As spring cleaning season approaches, it’s time to talk about clothing waste. I’m sure we’ve all thrown away plenty of clothes in the past, in a bout of wardrobe panic and worry over whether we have enough clothes or if they’re “trendy” enough. Although many of us donate old clothes we don’t want, many of these donations still make their way to landfills because of their low quality or because thrift stores like Goodwill are overwhelmed with excess clothing.
Due to our obsession with new clothing, the United States produces approximately 13 million tons of textile waste each year while global consumers throw away approximately 92 million tons of textiles. The fashion industry also accounts for 10% of global carbon emissions, creating a vast and extreme environmental footprint.
Material waste results from the lack of regulation on textile production and the cultural mindset of having to stay “in style,” which encourages fast clothing turnover and contributes to increased waste. This excess demand for new clothes culminates in severe natural pollution and horrible working environments for factory workers employed by fast fashion corporations like H&M and SHEIN. To prevent these effects from worsening, consumers must look towards circular clothing economies and adopt habits like thrifting to decrease and prevent future textile waste.
Understanding the wide ranging impact of the fashion industry provides a fuller picture of the harm textile waste causes. Aside from large amounts of waste and high carbon emissions, textile production also sucks up 93 billion metric tons of water each year — cotton production alone requires 7,500 to 10,000 liters of water per kilogram. Cotton production also calls for pesticides and fertilizer, which pollute water sources and cause eutrophication, the over-fertilization of a water source, leading to algal blooms that deplete oxygen and suffocate other species in the water.
Moreover, polyester and other synthetic materials such as nylon and spandex shed microplastics into wastewater when washed. These microplastics then either flow into water sources leading to the ocean or into wastewater treatment plants, where the finished sludge is used as fertilizer and microplastics enter the soil and food chain. Accordingly, an estimated 35% of microplastics in the ocean come from fashion corporations, which kills marine life through ingestion and contributes to the Great Pacific Garbage Patch.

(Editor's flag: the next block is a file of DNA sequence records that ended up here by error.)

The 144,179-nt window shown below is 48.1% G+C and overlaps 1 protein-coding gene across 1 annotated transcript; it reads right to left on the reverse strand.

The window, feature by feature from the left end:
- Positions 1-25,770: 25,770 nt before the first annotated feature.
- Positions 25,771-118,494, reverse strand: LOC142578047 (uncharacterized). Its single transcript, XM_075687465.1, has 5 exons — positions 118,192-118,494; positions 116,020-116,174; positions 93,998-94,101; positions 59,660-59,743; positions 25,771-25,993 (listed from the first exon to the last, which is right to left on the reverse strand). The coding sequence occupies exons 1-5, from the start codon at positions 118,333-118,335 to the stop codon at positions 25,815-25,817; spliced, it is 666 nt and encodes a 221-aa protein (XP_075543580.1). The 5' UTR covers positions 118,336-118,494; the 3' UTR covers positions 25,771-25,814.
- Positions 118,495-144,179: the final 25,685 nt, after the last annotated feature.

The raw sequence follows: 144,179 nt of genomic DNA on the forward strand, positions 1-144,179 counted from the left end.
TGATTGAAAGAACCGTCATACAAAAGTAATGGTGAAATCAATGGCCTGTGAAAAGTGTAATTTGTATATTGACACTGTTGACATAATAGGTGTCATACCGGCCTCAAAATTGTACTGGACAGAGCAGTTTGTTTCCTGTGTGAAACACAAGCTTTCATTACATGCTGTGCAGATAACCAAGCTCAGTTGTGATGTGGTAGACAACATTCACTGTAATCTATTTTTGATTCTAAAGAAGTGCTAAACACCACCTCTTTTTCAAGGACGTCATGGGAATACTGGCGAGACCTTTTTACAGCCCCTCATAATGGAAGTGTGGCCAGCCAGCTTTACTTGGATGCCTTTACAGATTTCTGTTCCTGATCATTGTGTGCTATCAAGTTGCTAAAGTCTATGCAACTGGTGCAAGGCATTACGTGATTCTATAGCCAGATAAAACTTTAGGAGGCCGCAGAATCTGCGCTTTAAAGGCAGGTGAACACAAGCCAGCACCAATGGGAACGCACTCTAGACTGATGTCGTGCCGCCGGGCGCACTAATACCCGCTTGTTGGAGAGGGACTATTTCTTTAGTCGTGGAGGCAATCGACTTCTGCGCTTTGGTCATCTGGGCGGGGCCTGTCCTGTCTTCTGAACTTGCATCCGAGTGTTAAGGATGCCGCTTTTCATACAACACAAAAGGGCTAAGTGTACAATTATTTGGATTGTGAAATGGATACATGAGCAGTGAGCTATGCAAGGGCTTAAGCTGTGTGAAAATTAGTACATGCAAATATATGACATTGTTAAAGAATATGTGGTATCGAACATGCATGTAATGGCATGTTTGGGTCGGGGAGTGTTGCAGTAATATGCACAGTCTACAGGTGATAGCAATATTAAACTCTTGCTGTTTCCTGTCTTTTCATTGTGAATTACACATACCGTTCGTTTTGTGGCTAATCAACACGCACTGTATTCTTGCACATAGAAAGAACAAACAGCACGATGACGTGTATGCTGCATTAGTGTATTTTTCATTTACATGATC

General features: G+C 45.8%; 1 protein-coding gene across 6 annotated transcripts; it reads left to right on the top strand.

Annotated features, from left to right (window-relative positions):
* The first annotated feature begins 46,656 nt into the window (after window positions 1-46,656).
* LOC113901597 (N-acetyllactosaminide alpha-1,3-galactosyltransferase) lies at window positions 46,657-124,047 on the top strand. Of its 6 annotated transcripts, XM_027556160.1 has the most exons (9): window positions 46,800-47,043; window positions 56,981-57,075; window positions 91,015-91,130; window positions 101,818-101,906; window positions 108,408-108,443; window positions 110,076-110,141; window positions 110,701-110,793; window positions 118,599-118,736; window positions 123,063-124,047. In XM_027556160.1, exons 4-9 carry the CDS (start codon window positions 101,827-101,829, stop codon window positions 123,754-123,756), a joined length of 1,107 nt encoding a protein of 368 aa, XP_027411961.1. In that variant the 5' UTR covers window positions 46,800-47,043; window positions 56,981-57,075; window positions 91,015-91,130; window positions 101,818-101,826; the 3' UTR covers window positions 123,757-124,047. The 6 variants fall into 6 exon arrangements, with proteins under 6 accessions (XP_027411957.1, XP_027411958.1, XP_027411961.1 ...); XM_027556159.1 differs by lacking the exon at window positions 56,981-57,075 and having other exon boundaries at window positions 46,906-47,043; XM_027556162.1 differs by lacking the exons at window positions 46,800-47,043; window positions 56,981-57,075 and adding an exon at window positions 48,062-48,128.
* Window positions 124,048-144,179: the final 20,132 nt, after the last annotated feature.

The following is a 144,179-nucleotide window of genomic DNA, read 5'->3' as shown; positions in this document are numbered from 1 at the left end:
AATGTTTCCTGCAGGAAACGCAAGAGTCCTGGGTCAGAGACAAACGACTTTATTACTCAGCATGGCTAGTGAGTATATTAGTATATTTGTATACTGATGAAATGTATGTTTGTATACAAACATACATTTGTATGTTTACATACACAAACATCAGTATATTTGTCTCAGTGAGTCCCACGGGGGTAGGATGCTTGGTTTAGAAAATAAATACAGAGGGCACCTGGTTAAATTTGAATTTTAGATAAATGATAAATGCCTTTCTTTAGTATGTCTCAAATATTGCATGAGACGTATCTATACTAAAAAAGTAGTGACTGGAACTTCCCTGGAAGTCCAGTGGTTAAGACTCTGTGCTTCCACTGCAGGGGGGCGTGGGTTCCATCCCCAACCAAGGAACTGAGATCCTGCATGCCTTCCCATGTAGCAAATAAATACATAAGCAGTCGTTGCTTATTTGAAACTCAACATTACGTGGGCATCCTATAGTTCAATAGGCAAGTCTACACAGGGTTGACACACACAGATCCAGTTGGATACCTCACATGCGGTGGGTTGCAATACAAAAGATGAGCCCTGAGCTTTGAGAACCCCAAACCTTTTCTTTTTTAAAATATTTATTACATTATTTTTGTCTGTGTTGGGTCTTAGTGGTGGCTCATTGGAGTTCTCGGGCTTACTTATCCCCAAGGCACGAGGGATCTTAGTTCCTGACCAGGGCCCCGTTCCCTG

In addition, global fashion corporations have moved their factories from countries with stricter environmental regulations to those with few or no environmental or labor laws. Under these conditions, corporations pour carbon dioxide and toxic pollutants into the atmosphere and water sources with little to no punity.
Meanwhile, factory workers are overworked, underpaid and constantly subjected to hazardous conditions. Less than 2% of all fashion workers make a living wage, and many are underage. In 2013, an eight-story building in Bangladesh collapsed, killing 1,138 garment workers. The Rana Plaza collapse is a perfect example of how global fashion corporations avoid addressing infrastructure problems to maximize profit.
All of these horrendous environmental and social injustices are perpetuated by our consumer culture. Growing up in a developed country, we are conditioned to buy new clothes every 2-3 months in order to stay on top of the latest and coolest trends. This is a consequence of the colonial and capitalist mindset of “profit above all else.” Corporations inundate consumers with advertisements, convincing them to continue purchasing beyond what they need despite harmful consequences.
Government regulations can hold corporations accountable for unsustainable practices, but the best way to change fast fashion practices is to make people aware of the consequences of buying new clothes all the time. By publicizing websites like the app GoodOnYou that expose the external costs associated with overconsumption, such as environmental damage and inhumane treatment of workers, we can shift the narrative new clothes hold.
Furthermore, circular clothing industries like thrift stores are more sustainable and cost effective and should replace the current extractive and unsustainable fashion industry. By establishing thrift stores in every major city and college campus, we can make a huge difference in the environmental and social injustices that occur throughout the world while still being able to change our closet often. Recently, here at Georgetown University, Georgetown Renewable Energy and Environmental Network (GREEN) has partnered with The Corp to create Uncommon Threads, a small thrift store inside of Uncommon Grounds to reduce textile waste on campus and support GU Mutual Aid by donating the profits. By moving to only purchasing thrifted items, we can support the building of a circular economy around the world and help to right environmental and social injustices.
Willow Volkert is a first-year in the College.